Heading to Wheeling for
a meal is no longer reserved for special occasions at Le Francais.
When Jean Banchet built it, they came. It was 1973, and Banchet quickly rose to become one of the best French chefs in America. His restaurant, Le Francais, was the top dining destination in the Chicago area. And while it hasn’t retained that status since Banchet retired in 2001, there’s now a new reason to return to Wheeling.
Launching their restaurant group Cenitare, Rick Tramonto and Gale Gand (the team behind TRU, for those more familiar with char dogs than foie gras) recently opened Osteria di Tramonto in the brand-spanking-new, 400-room Westin Hotel. It’s by far the tallest building within miles, and is less than a mile from Chicago Executive Airport, the same small-jet airport celebrities and gajillionaires used to get to Le Francais in its heyday. Tramonto and Gand may not have created a restaurant worthy of gassing up the jet, but they’ve definitely given Westin a leg up for anyone spending the night in Wheeling.
The concept is rustic Italian. The room is giant, loud-as-hell, flanked by a TV-outfitted bar that could be “Hotel Bar Anywhere USA” and is designed like an upscale take on Romano’s Macaroni Grill. But, the food is great and the service is pro. And, similar to chain restaurants, there’s a certain comfort in knowing that if anything goes wrong, an empowered manager with the suaveness to soothe and the code to comp will swoop in and save the day.
Luckily, no soothing or comping is needed. The only challenging part of the evening is narrowing down picks from the overwhelming menu and wine list. Wine director Belinda Chang has put together endless options: quartinos (quarter-liter carafes), mezze (half) liters and bottles and a quartet of four-ounce pours for either $16 or $40 (wine snobs will definitely want to go for the pricier tasting; the less expensive one isn’t so hot).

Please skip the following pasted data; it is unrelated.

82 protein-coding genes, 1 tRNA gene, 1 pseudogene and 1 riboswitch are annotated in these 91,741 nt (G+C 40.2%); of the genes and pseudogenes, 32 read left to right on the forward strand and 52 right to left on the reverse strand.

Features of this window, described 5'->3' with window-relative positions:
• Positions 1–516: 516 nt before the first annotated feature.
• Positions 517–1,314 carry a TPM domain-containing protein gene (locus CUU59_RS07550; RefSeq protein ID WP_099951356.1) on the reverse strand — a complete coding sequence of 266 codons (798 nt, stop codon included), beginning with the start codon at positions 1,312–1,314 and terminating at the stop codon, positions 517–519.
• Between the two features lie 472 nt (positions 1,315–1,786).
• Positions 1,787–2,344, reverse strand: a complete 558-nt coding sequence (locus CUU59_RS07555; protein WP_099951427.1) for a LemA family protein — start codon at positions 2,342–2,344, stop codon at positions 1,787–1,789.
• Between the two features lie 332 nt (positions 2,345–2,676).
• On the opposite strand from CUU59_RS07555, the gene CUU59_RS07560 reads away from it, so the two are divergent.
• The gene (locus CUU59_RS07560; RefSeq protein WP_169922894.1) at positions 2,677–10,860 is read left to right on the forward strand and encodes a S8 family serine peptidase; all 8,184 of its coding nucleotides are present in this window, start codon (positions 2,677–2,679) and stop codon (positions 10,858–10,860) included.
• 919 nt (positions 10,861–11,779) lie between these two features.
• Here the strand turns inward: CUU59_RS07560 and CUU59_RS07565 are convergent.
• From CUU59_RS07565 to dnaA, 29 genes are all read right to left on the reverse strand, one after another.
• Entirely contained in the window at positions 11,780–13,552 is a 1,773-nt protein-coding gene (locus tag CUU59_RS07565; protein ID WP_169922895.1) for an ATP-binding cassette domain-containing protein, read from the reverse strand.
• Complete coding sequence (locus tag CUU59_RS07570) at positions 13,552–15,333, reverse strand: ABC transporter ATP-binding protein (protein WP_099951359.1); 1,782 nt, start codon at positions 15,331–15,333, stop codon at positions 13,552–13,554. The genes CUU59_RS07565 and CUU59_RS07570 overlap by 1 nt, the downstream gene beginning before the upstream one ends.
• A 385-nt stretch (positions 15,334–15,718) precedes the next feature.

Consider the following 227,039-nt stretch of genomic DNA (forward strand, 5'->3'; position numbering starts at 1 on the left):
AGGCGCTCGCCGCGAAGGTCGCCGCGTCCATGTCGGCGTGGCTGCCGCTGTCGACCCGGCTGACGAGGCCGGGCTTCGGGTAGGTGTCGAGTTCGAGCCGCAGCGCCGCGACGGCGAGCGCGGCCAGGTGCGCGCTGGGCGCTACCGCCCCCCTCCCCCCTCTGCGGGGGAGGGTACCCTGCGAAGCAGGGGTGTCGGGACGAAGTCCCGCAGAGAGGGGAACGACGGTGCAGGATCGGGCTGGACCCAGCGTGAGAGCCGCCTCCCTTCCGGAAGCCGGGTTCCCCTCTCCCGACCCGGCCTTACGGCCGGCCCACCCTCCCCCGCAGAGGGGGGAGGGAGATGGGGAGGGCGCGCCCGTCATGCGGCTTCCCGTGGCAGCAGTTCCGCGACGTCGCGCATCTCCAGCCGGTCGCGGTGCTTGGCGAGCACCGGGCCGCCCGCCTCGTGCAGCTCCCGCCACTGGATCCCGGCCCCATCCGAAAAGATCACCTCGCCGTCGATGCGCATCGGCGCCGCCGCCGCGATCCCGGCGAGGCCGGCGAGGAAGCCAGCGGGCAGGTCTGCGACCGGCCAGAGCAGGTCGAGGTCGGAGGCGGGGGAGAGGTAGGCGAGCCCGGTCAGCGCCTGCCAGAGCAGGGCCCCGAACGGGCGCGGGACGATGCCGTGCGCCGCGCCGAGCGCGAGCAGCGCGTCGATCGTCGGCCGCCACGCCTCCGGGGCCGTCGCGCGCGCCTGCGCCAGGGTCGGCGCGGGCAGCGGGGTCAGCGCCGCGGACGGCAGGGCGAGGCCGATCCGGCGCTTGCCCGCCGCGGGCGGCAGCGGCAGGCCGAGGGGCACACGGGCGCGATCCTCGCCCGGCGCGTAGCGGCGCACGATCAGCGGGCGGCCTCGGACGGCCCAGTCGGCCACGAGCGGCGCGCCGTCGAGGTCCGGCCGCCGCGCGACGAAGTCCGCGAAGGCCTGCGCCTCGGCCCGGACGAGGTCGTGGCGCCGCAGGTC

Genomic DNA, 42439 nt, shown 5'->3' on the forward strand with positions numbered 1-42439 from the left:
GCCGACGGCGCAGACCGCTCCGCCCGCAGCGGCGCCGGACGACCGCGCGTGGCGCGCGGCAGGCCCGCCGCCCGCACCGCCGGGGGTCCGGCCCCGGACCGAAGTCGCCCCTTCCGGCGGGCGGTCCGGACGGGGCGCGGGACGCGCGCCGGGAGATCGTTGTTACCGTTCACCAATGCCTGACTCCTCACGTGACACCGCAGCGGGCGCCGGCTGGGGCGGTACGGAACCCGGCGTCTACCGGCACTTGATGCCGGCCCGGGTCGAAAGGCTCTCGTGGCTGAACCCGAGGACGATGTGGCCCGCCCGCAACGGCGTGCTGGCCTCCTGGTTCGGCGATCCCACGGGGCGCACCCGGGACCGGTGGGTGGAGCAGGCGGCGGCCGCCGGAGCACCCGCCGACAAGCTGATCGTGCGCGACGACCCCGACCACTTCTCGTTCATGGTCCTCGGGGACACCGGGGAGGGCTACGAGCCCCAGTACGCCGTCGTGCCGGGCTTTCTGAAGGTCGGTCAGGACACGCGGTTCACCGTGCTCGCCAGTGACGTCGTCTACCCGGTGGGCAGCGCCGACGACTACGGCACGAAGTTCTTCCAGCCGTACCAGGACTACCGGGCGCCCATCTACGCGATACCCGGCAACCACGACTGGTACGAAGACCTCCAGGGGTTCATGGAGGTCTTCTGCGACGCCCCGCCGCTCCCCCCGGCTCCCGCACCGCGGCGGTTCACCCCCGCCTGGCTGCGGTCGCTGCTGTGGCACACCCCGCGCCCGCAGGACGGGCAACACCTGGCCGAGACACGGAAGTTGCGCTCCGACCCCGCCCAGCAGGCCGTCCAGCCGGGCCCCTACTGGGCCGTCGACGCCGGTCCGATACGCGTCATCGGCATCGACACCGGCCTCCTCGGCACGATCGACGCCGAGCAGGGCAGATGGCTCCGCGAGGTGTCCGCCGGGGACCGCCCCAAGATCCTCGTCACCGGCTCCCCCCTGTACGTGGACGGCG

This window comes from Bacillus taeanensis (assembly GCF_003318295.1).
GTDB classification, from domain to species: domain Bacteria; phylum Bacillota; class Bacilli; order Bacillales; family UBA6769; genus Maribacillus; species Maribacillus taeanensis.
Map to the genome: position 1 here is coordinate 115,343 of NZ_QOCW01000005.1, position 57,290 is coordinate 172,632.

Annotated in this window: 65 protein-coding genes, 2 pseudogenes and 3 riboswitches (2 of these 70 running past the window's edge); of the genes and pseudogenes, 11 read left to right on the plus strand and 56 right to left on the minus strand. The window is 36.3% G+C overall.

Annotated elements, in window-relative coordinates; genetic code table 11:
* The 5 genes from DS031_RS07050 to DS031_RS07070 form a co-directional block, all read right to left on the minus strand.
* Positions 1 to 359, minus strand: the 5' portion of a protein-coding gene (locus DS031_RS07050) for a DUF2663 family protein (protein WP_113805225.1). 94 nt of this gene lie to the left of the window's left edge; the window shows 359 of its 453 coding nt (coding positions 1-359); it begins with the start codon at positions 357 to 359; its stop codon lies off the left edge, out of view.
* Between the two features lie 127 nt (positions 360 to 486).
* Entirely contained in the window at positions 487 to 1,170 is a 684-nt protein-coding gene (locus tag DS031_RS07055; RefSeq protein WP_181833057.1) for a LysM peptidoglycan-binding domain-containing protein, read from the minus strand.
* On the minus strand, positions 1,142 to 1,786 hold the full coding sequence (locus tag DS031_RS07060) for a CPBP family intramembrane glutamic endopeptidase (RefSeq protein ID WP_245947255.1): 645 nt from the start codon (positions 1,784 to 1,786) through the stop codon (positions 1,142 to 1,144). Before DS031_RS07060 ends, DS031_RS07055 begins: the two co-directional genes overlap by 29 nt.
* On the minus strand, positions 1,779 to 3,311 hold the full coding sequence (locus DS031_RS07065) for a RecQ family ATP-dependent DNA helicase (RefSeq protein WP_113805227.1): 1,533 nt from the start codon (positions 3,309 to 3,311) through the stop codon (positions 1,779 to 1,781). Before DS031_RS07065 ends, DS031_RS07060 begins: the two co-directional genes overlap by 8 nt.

There’s a small menu on the table listing salumi and antipasti—don’t miss the peppery house-made copa paired with persimmon or the imported bresaola and finnochiona. The main menu is jam-packed. Of the crudo, the house-smoked salmon with cracked coriander and radish is stellar. A baked pecorino custard topped with tomato sauce is the deliciously gluttonous sleeper hit of the appetizers. House-made ravioli pockets are butter-soft packages of cheesy decadence, and the freshly made cavatelli is perfect, tossed with crumbly lamb sausage, softened rapini and roasted garlic (a similar combo can be had on a tasty, cheesy, hand-tossed pizza).
When it comes to entrees, both the braised bone-in pork shoulder and the balsamic-marinated skirt steak are flavorful, but they could each use a bit of pan juices alongside. The monkfish, on the other hand, arrives in a cast-iron crock surrounded by a buttery, fennel-laced broth studded with bits of tomato, carrots and onion. And while the veal saltimbocca may not be traditional (the crispy breading and melted cheese technically make it more of a parmigiana), it’s tasty and accessible enough to put neighboring Buca di Beppo out of business.
The sole disappointment of the meal comes at the end, a surprise given Gale Gand’s status as “the pastry queen of Chicago.” Tiramisu, panna cotta, profiteroles (at an Italian restaurant?) and apple crostada are all as simple—and boring—as they sound. The crostada’s crust is flaky and the vanilla bean ice cream alongside is obviously housemade, but there isn’t any of the trademark Gand personality to be found, and Tramonto’s savory creations outshine them. It’s probably for the best, though—if we cleaned our dessert plates at the same rate as the rest of the meal, we’d have to crash in Wheeling for the night. At least now there’s somewhere to eat.
601 N Milwaukee Ave, Wheeling (847-777-6570). Breakfast, lunch, dinner. Average main course: $19.